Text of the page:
In the valley of the Thames [southern England], for instance, woolly mammoths, woolly rhinoceros, musk ox, reindeer (Rangifer tarandus), hippopotamus (Hippopotamus amphibious), and cave lion (Felis leo spelaea) had all been found by 1855 in stratigraphic [sedimentary] contexts that seemed to indicate contemporaneity [lived at the same time]…9

Some scientists contend that this association in the same deposits could be due to ‘mixing’ of sediments between glacial and interglacial phases, assuming of course that the warmth-loving animals would want to migrate as far north as northern England, even during an ‘interglacial’. Nilsson states:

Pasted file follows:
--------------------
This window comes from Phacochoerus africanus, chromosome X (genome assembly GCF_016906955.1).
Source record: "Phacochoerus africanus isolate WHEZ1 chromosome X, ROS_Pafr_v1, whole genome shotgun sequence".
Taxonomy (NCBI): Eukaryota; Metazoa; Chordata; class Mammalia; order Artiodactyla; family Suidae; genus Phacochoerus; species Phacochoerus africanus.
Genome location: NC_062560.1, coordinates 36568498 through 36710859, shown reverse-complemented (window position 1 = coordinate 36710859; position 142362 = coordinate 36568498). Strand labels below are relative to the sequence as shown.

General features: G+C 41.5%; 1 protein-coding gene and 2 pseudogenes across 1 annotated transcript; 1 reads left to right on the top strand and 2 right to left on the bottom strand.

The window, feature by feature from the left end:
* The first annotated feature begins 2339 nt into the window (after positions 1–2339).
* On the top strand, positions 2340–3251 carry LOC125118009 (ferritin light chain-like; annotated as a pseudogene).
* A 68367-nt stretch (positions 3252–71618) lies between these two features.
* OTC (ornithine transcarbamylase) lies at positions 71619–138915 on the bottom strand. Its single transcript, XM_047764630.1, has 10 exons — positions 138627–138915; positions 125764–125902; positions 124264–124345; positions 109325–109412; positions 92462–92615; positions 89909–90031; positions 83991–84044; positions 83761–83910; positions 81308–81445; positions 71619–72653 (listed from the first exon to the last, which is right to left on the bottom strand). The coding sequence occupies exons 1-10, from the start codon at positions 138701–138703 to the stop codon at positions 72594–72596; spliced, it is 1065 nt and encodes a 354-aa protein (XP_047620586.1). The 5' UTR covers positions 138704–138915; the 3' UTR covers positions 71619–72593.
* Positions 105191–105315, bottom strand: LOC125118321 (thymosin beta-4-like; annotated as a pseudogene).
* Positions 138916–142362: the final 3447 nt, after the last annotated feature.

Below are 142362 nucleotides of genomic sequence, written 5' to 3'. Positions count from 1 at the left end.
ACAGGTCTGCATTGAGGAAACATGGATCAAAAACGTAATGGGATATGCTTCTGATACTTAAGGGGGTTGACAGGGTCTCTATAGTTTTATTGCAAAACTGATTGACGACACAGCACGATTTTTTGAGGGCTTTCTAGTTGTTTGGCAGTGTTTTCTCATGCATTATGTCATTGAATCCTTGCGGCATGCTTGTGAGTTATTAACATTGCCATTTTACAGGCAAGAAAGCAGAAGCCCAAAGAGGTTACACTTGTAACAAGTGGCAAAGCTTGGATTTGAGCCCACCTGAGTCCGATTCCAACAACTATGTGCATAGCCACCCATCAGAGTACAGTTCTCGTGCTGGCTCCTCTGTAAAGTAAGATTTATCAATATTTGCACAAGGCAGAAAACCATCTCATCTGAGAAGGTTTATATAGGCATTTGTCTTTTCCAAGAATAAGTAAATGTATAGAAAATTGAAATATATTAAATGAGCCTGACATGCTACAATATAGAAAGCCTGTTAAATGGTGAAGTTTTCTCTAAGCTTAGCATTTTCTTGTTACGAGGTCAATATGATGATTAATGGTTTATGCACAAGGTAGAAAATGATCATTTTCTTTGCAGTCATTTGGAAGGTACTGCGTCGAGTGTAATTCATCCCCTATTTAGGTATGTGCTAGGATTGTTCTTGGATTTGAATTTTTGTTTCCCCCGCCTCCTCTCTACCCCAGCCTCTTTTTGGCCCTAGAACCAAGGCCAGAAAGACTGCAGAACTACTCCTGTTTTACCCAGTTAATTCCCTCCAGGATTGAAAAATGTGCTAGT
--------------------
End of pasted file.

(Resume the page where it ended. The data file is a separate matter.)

The occurrences of such taxa as hippopotamus that are closely adapted to warmth, may result from the reworking [mixing] of older, interglacial deposits.10

Reworking is a commonly used ‘rescue device’ to explain away a contradiction in the sediments or sedimentary rocks.

However, the fact that Pleistocene DAs are widespread across the earth but totally absent in deposits from the present ‘interglacial’ period is strong evidence against such mixing.11 Sediments are rarely mixing with glacial sediments today. In fact, DAs also occur in previous so-called ‘interglacials’, indicating these never really existed.

Some scientists have suggested the animals developed increased climatic tolerance during the Ice Age. However, the idea that hippos were cold-adapted in northwest Europe during the Ice Age has been dismissed by most investigators.12 Increased climatic tolerance does not work because DAs were so widespread during the Ice Age.